Greg McFarquhar                                                               University of Illinois


The CIRPAS Twin Otter takes off from Guthrie, OK for a routine flight through low-level liquid clouds (photo courtesy of ARM archive, Some of the in-situ cloud microphysical probes used during RACORO to record images of cloud particles and data needed to determine the cloud droplet size distributions (two-dimensional stereo probe and cloud imaging probe depicted). Picture from window of Twin Otter during a routine cloud monitoring mission (photo courtesy of ARM archive,
RACORO: The Routine ARM Aerial Facility (AAF) Clouds with Low Liquid Water Depths (CLOWD) Optical Radiative Observations (RACORO) campaign was conducted out of Guthrie and Ponca City, Oklahoma between January and July 2009. The goal of RACORO was to conduct long-term routine flights in boundary layer (low-altitude) liquid water clouds over the Department of Energy Atmospheric Radiation Measurement (DOE ARM) Program's Southern Great Plains Site in Ponca City, Oklahoma. RACORO was different from previous field campaigns in that it aimed at obtaining representative statistics of cloud microphysical properties needed to evaluate retrieval algorithms and support process studies and model simulations; previous short-term field campaigns have focused more on analysis of a few case studies, about which the representativeness may be questioned. The three main objectives of RACORO were as follows: 1) obtain representative statistics of cloud optical and mcirophysical properties and of cloud radiative fluxes for cloud retreival validations; 2) observe the aerosol properties assocaited with cloud variability, such as aerosol amount, aerosol size distribution and the number of cloud condensation nuclei; and 3) to facilitate understanding of how meteorological factors influence cloud dynamics, microphysical properties, and aerosol-cloud interactions by making measurements of moisture and mass flux at cloud base.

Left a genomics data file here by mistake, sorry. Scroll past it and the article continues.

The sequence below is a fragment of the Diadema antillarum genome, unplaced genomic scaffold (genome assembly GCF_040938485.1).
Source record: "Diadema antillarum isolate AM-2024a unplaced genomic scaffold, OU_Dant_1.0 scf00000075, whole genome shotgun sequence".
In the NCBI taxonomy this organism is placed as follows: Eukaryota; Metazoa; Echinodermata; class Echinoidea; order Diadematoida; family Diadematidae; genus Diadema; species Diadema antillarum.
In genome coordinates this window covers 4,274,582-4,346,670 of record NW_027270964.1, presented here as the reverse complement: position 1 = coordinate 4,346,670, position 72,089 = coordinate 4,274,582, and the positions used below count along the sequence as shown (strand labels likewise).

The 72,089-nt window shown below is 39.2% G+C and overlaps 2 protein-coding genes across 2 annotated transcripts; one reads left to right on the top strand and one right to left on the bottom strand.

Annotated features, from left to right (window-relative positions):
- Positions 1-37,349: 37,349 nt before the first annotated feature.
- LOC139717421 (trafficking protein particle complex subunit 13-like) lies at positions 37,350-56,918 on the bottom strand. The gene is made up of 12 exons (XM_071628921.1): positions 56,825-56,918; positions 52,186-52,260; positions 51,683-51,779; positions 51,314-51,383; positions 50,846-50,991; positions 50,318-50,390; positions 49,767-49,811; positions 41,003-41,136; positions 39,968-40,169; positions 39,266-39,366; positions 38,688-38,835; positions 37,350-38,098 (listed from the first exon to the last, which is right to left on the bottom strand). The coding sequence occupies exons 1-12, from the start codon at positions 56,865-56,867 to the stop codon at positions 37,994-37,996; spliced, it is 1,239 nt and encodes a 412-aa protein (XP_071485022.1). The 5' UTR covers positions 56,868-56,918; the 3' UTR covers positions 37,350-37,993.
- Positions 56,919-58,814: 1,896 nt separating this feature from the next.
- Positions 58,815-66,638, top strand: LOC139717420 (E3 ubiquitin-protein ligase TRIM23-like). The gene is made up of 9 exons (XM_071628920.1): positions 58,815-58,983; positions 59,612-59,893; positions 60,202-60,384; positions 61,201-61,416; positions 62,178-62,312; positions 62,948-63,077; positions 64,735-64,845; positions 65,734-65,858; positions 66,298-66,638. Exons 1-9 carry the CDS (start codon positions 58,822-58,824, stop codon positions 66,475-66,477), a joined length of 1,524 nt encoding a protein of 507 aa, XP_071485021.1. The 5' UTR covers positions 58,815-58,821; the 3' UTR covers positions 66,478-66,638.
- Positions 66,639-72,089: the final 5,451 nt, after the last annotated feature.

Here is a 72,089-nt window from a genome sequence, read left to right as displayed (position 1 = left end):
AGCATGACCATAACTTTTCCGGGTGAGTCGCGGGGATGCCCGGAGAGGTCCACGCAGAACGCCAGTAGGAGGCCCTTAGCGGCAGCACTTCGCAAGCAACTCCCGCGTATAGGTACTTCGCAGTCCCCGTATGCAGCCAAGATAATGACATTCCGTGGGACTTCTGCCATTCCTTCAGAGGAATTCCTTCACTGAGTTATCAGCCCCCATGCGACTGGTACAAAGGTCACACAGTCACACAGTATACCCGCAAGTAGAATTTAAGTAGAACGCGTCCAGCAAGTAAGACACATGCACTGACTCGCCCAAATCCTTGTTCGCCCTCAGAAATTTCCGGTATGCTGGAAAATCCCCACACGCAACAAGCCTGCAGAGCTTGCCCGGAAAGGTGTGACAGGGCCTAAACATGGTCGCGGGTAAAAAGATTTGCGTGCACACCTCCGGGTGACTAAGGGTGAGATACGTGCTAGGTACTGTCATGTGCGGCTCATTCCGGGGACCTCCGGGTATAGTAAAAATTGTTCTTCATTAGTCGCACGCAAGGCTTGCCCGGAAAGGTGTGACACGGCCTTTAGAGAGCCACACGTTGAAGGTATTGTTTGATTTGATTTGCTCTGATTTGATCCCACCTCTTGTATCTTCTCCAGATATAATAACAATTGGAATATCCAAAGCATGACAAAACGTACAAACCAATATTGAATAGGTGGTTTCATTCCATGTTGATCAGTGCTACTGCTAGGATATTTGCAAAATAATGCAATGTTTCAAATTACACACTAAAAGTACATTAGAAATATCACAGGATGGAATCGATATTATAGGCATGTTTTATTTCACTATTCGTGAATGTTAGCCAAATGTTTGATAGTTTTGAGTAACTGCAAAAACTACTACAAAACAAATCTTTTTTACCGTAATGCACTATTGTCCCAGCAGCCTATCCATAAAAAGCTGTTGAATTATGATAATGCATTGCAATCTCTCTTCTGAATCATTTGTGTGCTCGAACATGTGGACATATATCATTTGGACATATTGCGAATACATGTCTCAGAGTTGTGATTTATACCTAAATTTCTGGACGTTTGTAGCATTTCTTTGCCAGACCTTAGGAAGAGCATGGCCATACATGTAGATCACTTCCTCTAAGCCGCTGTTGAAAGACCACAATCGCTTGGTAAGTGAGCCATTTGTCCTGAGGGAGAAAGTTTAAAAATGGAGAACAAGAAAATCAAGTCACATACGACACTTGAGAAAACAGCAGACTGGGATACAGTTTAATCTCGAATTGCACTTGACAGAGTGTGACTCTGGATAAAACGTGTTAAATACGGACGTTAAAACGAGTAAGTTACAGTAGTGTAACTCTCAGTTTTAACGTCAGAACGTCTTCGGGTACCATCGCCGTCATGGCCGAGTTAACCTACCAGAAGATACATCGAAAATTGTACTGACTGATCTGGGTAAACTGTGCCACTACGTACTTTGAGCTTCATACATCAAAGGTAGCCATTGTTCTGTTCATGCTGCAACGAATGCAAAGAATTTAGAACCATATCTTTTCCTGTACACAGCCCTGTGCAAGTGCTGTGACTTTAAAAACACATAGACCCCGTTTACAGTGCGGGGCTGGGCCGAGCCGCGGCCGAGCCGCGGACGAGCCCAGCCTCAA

Uof Illinois Role and Interests: In his capacity as Chief Scientist of the ARM Aerial Facility (AAF), Prof. McFarquhar played a major role in the design of the experiment, the development of the science and flight operations plan, and the selection of instruments/aircraft for the project. In addition, Prof. McFarquhar served on the Science Steering Committee for RACORO and was heavily involved in the flight planning. Graduate student Hee-Jung Yang spent 2 weeks in Ponca City, Oklahoma during a more intensive operations period of the project. She is planning to use some of the RACORO data in her thesis research.

Publications arising from RACORO:

To follow.

Thesis arising from RACORO:

Lots of opportunities available to use these data!